How Different Are Threshold and Other Specified Feeding and Eating Disorders? Comparing Severity and Treatment Outcome
Frontiers in Psychology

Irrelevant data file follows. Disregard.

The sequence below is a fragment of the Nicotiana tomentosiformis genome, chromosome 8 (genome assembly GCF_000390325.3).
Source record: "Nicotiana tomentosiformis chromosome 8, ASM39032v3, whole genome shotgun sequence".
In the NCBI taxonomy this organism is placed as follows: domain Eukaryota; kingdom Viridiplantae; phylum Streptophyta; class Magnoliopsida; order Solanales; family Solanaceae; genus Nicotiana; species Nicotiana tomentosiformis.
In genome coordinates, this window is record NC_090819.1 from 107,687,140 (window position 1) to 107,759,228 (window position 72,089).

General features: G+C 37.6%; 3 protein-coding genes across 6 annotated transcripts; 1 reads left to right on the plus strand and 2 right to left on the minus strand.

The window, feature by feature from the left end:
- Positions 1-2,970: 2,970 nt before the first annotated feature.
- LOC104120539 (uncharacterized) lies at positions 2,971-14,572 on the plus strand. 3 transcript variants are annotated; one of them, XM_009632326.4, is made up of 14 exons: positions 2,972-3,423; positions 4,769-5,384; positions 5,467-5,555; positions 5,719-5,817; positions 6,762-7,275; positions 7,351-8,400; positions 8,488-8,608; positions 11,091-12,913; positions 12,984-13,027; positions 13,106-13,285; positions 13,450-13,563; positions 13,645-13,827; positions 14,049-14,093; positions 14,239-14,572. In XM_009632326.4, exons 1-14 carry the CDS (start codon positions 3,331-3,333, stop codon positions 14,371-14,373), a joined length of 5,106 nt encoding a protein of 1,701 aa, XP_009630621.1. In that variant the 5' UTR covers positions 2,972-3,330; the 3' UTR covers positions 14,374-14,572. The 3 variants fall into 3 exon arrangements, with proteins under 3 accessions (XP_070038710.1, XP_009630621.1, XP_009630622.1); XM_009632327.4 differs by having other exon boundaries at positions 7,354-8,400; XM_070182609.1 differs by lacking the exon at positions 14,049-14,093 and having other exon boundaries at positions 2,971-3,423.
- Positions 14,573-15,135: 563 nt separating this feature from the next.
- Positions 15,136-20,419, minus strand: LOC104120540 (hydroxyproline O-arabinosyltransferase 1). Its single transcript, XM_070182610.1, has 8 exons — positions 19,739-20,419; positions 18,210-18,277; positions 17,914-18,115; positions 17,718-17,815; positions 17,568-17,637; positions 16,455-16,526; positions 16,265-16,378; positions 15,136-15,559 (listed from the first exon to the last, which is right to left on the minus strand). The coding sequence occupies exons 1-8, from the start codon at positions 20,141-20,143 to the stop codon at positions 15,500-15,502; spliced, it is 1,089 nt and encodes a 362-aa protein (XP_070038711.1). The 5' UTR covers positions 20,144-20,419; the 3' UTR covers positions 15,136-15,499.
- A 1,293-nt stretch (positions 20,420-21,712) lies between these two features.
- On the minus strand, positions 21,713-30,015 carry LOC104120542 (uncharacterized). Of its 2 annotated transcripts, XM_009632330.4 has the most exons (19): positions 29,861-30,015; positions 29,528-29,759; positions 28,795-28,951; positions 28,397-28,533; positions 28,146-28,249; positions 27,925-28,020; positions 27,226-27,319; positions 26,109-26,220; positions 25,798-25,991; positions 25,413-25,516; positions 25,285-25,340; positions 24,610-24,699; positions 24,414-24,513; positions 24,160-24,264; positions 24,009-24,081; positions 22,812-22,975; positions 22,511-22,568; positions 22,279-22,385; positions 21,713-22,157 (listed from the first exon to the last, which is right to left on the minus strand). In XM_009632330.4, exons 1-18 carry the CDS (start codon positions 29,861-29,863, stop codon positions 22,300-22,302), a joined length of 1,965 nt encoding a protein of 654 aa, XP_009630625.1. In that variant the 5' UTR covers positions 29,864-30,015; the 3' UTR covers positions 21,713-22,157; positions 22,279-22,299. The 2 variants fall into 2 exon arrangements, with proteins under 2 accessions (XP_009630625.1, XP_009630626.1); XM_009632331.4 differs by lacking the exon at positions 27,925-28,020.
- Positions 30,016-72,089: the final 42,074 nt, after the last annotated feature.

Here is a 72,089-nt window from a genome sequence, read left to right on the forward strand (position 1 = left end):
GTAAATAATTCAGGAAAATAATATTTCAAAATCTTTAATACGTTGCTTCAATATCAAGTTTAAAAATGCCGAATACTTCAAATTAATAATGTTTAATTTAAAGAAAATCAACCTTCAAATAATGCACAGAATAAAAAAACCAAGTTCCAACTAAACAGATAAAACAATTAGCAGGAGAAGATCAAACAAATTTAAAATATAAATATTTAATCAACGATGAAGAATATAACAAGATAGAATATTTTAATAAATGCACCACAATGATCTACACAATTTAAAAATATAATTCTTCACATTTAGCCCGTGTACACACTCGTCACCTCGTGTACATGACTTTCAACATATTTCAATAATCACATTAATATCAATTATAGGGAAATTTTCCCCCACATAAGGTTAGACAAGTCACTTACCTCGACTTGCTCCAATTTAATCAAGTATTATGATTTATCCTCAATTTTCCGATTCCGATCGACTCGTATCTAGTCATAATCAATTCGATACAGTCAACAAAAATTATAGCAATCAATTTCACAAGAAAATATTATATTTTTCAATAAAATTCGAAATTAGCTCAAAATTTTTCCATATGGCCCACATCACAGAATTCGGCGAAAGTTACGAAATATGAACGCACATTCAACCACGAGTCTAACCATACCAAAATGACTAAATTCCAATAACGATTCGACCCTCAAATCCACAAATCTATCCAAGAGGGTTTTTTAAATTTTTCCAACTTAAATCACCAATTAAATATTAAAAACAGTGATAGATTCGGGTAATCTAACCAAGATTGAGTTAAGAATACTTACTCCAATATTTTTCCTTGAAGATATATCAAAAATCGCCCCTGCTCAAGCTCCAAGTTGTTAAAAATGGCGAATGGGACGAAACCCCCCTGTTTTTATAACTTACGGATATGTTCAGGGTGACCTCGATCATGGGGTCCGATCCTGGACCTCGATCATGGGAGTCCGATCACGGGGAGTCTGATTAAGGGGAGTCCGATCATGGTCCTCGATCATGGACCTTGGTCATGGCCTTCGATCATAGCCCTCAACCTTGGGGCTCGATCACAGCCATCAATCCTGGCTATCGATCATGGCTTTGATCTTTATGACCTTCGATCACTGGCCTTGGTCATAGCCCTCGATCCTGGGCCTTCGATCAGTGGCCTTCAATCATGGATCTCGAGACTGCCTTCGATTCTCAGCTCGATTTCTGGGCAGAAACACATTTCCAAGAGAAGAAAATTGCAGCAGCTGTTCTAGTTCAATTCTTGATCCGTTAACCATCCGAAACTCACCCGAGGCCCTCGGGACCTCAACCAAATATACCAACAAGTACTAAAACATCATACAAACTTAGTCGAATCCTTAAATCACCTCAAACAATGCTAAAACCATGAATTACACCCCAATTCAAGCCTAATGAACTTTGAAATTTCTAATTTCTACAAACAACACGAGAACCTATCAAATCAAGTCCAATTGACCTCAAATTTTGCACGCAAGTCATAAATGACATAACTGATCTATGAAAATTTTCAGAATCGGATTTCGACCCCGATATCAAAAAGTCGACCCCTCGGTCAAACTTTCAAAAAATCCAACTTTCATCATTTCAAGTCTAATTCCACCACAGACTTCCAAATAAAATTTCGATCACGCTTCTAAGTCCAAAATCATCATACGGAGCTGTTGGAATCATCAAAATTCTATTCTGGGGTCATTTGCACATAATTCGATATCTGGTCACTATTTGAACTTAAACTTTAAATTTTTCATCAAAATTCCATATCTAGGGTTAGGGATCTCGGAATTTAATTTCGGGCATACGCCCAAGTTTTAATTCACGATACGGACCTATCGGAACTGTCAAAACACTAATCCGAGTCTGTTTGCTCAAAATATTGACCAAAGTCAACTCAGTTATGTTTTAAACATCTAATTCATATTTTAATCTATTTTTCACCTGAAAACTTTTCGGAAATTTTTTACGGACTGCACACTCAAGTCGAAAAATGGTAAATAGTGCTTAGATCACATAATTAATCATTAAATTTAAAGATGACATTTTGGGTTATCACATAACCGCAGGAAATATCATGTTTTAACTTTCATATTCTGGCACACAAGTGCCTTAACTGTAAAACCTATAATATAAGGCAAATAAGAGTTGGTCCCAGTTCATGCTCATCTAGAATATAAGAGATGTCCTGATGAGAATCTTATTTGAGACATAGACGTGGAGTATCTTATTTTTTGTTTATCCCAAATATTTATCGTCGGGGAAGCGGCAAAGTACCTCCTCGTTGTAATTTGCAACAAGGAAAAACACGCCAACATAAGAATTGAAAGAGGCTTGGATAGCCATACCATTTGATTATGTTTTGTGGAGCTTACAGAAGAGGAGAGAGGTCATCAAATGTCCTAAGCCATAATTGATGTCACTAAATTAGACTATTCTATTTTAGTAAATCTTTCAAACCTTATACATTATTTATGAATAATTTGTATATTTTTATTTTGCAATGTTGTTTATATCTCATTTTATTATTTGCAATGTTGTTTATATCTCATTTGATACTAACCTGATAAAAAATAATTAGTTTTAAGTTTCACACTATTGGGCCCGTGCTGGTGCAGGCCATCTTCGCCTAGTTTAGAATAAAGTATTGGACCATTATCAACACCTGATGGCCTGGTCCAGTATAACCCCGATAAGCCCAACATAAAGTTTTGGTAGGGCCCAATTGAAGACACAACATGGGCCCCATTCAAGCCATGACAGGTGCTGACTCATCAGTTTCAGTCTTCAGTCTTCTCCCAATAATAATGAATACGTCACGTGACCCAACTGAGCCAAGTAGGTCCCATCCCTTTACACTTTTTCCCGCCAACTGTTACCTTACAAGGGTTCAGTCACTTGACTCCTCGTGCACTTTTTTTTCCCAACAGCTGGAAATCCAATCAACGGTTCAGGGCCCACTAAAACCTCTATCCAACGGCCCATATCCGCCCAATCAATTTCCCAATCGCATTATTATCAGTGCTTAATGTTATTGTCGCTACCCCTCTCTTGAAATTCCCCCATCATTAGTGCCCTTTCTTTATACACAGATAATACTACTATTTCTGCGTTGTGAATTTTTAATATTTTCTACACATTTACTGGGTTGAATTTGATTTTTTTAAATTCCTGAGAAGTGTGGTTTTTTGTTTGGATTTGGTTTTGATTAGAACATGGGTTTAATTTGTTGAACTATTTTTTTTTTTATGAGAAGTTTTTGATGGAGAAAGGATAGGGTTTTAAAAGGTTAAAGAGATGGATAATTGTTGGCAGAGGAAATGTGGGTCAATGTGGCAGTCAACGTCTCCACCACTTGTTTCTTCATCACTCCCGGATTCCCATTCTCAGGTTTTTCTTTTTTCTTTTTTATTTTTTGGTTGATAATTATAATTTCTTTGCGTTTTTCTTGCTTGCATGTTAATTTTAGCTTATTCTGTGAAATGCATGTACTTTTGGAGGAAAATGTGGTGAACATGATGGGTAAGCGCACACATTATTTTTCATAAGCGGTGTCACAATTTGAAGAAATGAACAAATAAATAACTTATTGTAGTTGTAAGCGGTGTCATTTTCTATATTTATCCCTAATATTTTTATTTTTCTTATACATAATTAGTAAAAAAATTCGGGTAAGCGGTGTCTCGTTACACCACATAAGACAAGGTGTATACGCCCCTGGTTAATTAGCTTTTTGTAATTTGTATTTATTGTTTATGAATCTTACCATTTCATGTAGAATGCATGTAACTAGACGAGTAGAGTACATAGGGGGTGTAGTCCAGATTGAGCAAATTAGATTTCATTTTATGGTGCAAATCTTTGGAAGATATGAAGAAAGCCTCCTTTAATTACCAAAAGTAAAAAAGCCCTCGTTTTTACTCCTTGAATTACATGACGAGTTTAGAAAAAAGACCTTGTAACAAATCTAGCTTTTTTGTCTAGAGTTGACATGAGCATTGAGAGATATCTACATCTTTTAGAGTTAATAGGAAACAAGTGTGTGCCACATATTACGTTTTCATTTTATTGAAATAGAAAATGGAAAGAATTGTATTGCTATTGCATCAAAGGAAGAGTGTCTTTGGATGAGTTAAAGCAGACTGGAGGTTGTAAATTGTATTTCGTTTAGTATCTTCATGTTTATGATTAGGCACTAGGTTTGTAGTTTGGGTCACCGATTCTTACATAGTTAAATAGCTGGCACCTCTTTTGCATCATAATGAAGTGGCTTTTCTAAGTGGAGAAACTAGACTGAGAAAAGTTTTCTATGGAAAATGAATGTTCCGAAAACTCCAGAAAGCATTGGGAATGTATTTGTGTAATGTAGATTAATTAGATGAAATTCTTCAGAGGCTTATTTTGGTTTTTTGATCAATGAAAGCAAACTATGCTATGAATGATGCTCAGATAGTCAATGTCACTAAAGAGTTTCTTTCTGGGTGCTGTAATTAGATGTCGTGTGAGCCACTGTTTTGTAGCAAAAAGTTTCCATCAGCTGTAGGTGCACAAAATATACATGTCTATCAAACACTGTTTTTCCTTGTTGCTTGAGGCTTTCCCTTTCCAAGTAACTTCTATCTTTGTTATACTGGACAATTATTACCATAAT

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Background: Other Specified Feeding and Eating Disorders (OSFED) are characterized by less frequent symptoms or symptoms that do not meet full criteria for another eating disorder. Despite its high prevalence, limited research has examined differences in severity and treatment outcome among patients with OSFED compared to threshold EDs [Anorexia Nervosa (AN), Bulimia Nervosa (BN), and Binge Eating Disorder (BED)]. The purpose of the current study was to examine differences in clinical presentation and treatment outcome between a heterogenous group of patients with OSFED or threshold EDs. Method: Patients with threshold EDs (AN = 42, BN = 50, BED = 14) or OSFED (n = 66) presenting for eating disorder treatment completed self-report questionnaires at intake and discharge to assess eating disorder symptoms, depression symptoms, impairment, and self-esteem. Results: At intake, OSFED patients showed lower eating concerns compared to patients with BN, but similar levels compared to AN and BED. The OSFED group showed higher restraint symptoms compared to BED, and similar restraint to AN and BN. Global symptoms as well as shape and weight concerns were similar between OSFED and threshold ED groups. There were no differences between diagnostic groups in self-esteem, depression scores, or symptom change from intake to discharge. Discussion: Our findings suggest that individuals with OSFED showed largely similar ED psychopathology and similar decreases in symptoms across treatment as individuals diagnosed with threshold EDs. Taken together, findings challenge the idea that OSFED is less severe and more resistant to treatment than threshold EDs.